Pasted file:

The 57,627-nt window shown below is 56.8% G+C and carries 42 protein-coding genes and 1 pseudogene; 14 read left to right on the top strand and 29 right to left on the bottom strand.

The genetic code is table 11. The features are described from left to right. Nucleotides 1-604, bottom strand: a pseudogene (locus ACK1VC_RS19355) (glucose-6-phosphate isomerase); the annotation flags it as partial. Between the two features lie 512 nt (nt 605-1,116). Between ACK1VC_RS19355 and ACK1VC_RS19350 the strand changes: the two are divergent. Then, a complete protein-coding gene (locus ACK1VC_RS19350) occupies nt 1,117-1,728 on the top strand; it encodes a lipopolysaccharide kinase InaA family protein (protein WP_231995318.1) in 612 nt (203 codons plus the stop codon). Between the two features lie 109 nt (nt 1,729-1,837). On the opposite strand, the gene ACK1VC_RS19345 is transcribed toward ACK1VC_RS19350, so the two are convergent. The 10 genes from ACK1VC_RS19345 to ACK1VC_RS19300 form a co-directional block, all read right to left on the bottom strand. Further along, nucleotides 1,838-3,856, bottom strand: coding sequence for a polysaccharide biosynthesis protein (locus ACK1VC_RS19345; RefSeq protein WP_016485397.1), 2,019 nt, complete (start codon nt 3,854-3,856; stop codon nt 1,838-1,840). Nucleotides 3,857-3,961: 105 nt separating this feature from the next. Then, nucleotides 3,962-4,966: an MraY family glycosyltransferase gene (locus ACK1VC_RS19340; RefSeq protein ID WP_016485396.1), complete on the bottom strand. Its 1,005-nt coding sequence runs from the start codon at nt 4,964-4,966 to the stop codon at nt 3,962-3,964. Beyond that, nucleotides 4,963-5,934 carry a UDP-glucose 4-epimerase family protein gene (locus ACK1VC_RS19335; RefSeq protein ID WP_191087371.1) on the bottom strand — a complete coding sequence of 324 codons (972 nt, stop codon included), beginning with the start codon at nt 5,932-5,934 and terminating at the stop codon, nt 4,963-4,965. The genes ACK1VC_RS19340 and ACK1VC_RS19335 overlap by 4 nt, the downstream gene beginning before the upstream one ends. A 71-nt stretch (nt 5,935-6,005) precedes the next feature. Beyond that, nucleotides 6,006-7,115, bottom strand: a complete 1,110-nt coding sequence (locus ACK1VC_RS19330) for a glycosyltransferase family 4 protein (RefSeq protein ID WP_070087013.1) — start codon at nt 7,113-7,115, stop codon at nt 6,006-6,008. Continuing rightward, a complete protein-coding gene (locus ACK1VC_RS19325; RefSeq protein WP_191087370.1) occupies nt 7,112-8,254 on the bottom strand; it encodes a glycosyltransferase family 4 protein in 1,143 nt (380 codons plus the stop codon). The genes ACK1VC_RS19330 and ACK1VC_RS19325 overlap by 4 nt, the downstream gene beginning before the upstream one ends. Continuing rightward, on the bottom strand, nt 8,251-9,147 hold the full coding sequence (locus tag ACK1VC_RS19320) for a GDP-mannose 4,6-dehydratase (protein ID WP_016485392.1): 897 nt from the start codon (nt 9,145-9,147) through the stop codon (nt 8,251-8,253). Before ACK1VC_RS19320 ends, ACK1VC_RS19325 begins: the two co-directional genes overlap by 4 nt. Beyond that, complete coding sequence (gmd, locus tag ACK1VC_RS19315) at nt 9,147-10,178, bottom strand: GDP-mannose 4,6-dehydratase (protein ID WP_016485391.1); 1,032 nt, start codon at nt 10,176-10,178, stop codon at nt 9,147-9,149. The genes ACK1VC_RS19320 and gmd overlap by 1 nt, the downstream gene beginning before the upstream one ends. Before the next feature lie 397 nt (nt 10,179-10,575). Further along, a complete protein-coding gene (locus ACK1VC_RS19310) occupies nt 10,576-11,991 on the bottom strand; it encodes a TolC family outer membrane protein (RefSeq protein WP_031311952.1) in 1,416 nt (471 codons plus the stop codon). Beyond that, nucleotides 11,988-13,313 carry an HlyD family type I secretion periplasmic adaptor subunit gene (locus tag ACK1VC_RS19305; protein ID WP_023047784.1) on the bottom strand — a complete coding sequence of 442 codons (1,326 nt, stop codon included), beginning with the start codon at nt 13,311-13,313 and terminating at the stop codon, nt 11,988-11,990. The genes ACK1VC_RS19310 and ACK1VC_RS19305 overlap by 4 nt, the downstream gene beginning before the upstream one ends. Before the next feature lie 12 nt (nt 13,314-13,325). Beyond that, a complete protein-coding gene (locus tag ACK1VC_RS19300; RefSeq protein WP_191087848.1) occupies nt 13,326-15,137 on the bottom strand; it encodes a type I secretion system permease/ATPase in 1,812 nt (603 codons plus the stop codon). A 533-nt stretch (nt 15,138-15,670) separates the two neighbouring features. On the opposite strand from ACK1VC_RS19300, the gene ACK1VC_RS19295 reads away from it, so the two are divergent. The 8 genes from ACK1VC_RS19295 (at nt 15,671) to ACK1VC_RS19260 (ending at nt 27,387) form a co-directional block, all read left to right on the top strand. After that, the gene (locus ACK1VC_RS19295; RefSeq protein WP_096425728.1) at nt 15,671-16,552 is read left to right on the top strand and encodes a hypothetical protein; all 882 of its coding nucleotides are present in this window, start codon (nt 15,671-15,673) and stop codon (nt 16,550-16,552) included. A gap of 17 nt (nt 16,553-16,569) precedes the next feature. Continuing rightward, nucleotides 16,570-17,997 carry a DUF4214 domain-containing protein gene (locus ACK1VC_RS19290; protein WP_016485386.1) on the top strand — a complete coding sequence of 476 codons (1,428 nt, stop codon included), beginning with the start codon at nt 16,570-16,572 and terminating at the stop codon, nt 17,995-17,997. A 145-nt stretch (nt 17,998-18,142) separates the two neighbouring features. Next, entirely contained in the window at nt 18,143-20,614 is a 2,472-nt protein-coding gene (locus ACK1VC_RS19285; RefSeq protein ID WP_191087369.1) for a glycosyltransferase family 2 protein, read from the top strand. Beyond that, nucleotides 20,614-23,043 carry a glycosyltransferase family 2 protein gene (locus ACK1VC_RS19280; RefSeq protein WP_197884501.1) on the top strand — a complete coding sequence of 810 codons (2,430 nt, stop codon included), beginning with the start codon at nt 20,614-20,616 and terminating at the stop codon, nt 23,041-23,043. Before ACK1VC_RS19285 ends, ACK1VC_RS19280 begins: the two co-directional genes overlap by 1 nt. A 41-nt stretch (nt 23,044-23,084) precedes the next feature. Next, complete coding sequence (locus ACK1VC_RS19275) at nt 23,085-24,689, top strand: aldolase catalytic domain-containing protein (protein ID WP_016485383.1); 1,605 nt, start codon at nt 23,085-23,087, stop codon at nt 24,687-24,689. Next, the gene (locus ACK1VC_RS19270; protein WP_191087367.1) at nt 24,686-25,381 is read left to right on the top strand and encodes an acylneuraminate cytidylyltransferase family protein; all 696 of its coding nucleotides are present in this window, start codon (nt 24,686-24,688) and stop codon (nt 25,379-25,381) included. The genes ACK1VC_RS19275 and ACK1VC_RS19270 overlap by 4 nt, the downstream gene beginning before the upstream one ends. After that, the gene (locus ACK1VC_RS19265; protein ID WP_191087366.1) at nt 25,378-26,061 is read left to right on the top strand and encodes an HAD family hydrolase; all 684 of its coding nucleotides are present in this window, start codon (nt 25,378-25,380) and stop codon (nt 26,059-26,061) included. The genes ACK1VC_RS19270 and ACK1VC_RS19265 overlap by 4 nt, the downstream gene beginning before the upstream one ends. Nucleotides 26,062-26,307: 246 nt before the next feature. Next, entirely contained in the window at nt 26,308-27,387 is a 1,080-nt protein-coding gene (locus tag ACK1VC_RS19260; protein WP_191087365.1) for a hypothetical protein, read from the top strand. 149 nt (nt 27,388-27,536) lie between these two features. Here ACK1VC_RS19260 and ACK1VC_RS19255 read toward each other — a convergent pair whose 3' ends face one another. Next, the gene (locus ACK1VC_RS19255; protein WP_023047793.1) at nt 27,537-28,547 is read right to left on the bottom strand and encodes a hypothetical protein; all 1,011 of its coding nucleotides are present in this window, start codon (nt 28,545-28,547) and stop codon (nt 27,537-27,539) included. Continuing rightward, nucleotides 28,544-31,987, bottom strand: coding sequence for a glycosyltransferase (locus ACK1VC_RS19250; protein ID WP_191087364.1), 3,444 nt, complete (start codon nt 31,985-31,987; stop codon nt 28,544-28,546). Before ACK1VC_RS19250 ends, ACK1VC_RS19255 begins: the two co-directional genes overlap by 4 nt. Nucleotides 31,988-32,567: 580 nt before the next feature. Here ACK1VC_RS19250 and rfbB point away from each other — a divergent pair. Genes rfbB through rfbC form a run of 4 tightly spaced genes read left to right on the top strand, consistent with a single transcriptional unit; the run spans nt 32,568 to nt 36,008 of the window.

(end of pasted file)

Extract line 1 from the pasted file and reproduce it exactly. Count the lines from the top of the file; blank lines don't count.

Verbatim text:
The 57,627-nt window shown below is 56.8% G+C and carries 42 protein-coding genes and 1 pseudogene; 14 read left to right on the top strand and 29 right to left on the bottom strand.